- Purchase inexpensive plastic sunglasses from a party store or toy store near you.
- Use a water-based Vis-à-vis marker to write names on the lenses of the glasses. For example, if your lesson is on the Revolutionary War, you might write Paul Revere, The Redcoats, Benedict Arnold, etc. To increase the rigor, consider adding non-human perspectives, such as The Horses, The Ground, Boston Harbor.
- Place the glasses in a box or basket.
- Put students in small groups or pairs. Ask them to each grab a pair of glasses.
- Direct students to consider the topic or question from that particular perspective. For example, “How did your person or thing feel about the American Revolution at this point in time?” The student group with “The Ground” might respond “I am tired of being blood soaked and trodden upon.”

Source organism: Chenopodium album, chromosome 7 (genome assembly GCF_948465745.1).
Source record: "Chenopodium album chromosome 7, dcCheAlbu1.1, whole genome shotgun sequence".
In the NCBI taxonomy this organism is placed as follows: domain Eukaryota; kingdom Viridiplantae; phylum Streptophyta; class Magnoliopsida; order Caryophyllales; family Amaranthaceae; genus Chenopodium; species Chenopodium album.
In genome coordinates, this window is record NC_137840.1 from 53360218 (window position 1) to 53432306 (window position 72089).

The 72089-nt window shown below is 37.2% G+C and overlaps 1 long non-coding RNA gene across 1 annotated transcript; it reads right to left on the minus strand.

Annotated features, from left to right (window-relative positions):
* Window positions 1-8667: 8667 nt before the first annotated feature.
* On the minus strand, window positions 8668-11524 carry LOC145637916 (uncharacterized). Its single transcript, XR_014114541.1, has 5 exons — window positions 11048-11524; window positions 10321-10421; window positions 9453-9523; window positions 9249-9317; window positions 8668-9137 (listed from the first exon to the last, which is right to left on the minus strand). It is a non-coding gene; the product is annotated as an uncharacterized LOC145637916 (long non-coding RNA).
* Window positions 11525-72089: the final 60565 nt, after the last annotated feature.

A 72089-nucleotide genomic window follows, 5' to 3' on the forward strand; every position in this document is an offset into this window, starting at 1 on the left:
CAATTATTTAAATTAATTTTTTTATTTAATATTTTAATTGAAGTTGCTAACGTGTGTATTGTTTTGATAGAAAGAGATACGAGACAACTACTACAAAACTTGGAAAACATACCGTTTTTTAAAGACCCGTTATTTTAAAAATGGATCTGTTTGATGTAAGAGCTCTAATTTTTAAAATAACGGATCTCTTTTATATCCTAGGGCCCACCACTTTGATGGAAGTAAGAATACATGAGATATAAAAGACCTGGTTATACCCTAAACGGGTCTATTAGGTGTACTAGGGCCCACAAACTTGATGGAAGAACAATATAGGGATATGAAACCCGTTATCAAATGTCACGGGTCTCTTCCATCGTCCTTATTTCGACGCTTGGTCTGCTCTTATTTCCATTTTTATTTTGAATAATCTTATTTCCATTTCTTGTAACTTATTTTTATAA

- Have students share their thinking.
A simple way to add rigor and deep comprehension to any lesson is to ask students to consider a different perspective. To make this more concrete and engaging, try the Multiple Perspective Glasses strategy.
Anne M. Beninghof
Anne's mission is to improve instruction through collaboration and the sharing of creative, practical ideas for educators.
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